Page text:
Payne - Paradise by Way of Hell's Kitchen
with Andy Lyne
Lynes is a Glenfiddich Award nominated freelance writer
specialising in food, drink and travel. He writes the
Food of the Week column and travel articles for the
Independent on Sunday Compact Traveller supplement and
is a regular contributor to Restaurant magazine. If
you would like to know more about Andy take a look at
his web site - www.andylynes.com
How did you enjoy your stint as one of Marco Pierre
White's sous chefs on Hells Kitchen?
It was hard work. It was everyday for four weeks
and we were doing 18 hours days to begin with. Things
got easier when the menu changed.
You worked for Marco for a long time, what was it like
being back in the kitchen with him?
Marco hasn't been in the kitchen for a while so
it was enjoyable and the team learnt a lot from him.
How much cooking did the celebrities do?
They did quite a bit. They did more and more as
the show went on. We did the prep for the first 2 or
3 days, and then we helped them out here and there with
the cooking. It was only 37 covers for each kitchen
so it wasn't too hard.
Which celebrity was the best cook?
Abigail was quite good on the scallops. Paul was
good with his shellfish and fish and Jim is a fairly
Who did you get on well with the most?
Barry and Paul; I got on really well with them for
the whole time. Jim's a nice guy, I don't have any problem
Marco seemed remarkably calm. How different was he on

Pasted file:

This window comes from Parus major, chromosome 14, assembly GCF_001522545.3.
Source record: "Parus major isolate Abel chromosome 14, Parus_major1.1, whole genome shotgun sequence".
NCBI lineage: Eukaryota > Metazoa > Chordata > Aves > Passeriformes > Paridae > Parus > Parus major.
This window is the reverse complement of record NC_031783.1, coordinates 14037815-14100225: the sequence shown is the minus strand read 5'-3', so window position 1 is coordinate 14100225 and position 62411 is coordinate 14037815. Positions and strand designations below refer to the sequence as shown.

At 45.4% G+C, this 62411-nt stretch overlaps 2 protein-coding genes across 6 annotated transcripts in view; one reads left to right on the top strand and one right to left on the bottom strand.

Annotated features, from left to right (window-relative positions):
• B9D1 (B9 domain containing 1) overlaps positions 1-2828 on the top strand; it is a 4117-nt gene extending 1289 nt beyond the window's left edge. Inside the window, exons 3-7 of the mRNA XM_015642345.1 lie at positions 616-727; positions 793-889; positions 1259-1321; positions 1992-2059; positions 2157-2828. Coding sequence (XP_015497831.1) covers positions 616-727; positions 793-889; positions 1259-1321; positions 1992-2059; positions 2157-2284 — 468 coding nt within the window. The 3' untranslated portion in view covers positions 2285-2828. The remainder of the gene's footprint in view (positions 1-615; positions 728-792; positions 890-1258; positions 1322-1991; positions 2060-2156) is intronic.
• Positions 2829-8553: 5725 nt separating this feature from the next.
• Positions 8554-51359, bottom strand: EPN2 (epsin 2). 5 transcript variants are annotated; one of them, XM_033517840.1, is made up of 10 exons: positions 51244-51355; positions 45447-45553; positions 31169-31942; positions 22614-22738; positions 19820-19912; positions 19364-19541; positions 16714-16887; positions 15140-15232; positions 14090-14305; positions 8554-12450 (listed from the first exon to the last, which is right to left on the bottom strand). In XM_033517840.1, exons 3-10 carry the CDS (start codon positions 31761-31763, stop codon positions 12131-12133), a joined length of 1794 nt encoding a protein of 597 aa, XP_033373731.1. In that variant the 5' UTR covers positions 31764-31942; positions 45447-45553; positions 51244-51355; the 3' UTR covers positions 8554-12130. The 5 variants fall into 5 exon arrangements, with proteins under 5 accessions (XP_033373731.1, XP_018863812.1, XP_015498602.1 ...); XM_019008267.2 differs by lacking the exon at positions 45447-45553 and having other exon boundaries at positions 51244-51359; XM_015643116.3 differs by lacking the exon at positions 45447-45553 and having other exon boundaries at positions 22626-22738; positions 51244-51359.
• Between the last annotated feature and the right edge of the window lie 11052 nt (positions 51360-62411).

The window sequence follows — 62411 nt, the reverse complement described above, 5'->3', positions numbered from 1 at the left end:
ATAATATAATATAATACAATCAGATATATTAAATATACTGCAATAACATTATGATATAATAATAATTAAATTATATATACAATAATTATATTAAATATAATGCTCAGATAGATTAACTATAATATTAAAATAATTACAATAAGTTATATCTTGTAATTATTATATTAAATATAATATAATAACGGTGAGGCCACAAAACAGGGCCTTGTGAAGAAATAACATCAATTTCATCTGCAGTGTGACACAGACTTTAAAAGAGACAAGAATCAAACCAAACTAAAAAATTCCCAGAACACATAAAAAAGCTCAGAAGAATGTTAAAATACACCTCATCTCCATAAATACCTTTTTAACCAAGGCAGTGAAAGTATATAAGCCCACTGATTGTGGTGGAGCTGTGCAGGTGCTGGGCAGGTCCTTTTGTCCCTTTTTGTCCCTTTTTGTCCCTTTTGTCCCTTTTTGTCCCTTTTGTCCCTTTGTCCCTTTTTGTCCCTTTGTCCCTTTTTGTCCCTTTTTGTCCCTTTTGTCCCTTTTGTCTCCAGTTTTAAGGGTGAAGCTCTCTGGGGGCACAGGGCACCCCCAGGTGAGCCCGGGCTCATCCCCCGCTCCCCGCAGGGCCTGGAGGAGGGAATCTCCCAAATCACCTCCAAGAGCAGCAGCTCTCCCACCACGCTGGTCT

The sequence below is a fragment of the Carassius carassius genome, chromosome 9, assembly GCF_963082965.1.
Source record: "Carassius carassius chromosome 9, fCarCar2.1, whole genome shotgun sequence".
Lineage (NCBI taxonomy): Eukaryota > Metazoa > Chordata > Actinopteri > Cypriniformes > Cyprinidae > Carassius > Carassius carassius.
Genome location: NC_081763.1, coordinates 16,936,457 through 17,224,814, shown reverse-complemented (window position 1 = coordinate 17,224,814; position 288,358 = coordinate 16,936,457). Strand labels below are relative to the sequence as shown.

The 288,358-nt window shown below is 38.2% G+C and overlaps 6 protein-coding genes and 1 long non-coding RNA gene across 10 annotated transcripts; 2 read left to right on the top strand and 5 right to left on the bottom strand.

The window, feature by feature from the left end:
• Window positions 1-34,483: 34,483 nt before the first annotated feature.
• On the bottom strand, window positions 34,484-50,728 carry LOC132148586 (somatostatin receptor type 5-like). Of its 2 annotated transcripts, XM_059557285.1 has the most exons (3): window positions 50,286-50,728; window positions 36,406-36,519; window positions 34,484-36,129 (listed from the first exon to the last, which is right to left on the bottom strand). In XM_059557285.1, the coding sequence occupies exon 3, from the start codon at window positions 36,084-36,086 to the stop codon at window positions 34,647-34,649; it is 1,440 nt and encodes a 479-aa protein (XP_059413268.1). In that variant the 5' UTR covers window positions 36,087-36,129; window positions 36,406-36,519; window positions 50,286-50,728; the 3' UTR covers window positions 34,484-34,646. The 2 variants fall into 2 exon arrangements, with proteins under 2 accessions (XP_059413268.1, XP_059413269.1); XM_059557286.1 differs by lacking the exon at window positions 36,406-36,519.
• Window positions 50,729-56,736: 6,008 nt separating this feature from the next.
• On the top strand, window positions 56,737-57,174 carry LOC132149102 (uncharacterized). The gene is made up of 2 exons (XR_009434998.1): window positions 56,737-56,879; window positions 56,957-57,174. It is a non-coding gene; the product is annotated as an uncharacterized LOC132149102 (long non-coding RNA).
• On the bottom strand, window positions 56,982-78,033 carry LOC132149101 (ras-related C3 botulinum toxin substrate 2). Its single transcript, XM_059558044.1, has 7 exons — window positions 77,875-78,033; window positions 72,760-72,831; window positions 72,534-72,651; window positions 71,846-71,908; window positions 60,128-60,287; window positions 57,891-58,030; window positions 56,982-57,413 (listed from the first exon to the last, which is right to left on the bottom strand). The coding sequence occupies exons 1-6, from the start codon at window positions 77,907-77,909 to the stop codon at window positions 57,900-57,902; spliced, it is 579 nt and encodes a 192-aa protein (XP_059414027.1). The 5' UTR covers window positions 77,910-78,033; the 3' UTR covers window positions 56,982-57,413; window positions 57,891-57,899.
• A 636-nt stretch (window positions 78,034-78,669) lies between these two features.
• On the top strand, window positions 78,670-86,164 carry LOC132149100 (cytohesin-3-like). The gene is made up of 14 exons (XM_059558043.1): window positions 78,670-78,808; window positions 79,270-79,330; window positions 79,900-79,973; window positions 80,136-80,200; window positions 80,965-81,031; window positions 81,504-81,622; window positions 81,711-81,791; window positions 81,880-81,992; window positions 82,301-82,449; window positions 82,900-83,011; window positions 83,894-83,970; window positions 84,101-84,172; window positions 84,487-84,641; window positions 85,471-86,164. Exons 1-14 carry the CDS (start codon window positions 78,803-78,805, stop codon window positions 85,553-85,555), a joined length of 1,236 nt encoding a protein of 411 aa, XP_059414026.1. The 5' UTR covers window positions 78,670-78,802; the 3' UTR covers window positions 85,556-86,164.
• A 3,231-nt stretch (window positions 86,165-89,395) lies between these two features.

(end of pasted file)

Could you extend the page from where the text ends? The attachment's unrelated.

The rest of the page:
screen from "the old days".
It was intense, but not as intense as Harvey's.
Marco wanted to stay in control. He didn't want to scream
at them and abuse them; he wanted to teach the celebrities
something and for them to come away from the experience
with something other than bad memories.
Would you do more TV if it was offered?
That depends on what it was. A few of the programmes
on at the moment that spring to mind are made by Idiots-R-Us.
They're not the best chefs in the world are they?
Does your appointment at Paradise mean your consultancy
work for Oliver Peyton has ended?
Yes. We did 5 restaurants in 18 months. Oliver's
a nice guy to work with and he's got some great sites.
The restaurants were very successful; we were doing
400 for lunch at the National Café. I'd work
with him again.
How did you get involved with Paradise?
I met one of the owners Steve Ball about 8 years
ago. He was working at Fabric night club in London and
I catered the launch party of John Travolta's film Battlefield
Earth there. I helped out with Steve and his business
partner Riz Shaikh's first pub The Queens Head in Islington
and we kept in touch.
I hear you're a bit of a clubber yourself.
I've been going to clubs since about 1994. They're
one of the few places you can go after finishing service
after midnight and a lot of people that go are into
food. I like The Cross and Turnmills and DJ's like Danny
Rampling and Sasha.
What's on the menu at Paradise?
It's Modern European food with a British influence.
I've been searching out as many suppliers from around
the country as I can like Goosnargh Poultry and meat
from O'Doherty's in Ireland. It won't be fine dining,
but there's some Marco dishes like grilled lobster with
garlic butter, béarnaise and chips and the oyster
cocktail he created for Hell's Kitchen. When you work
for someone that long the influence is bound to rub
Payne is head chef of Paradise by Way of Kensal Green
19 Kilburn Lane, Kensal Green, London
020 8969 0098 - www.theparadise.co.uk
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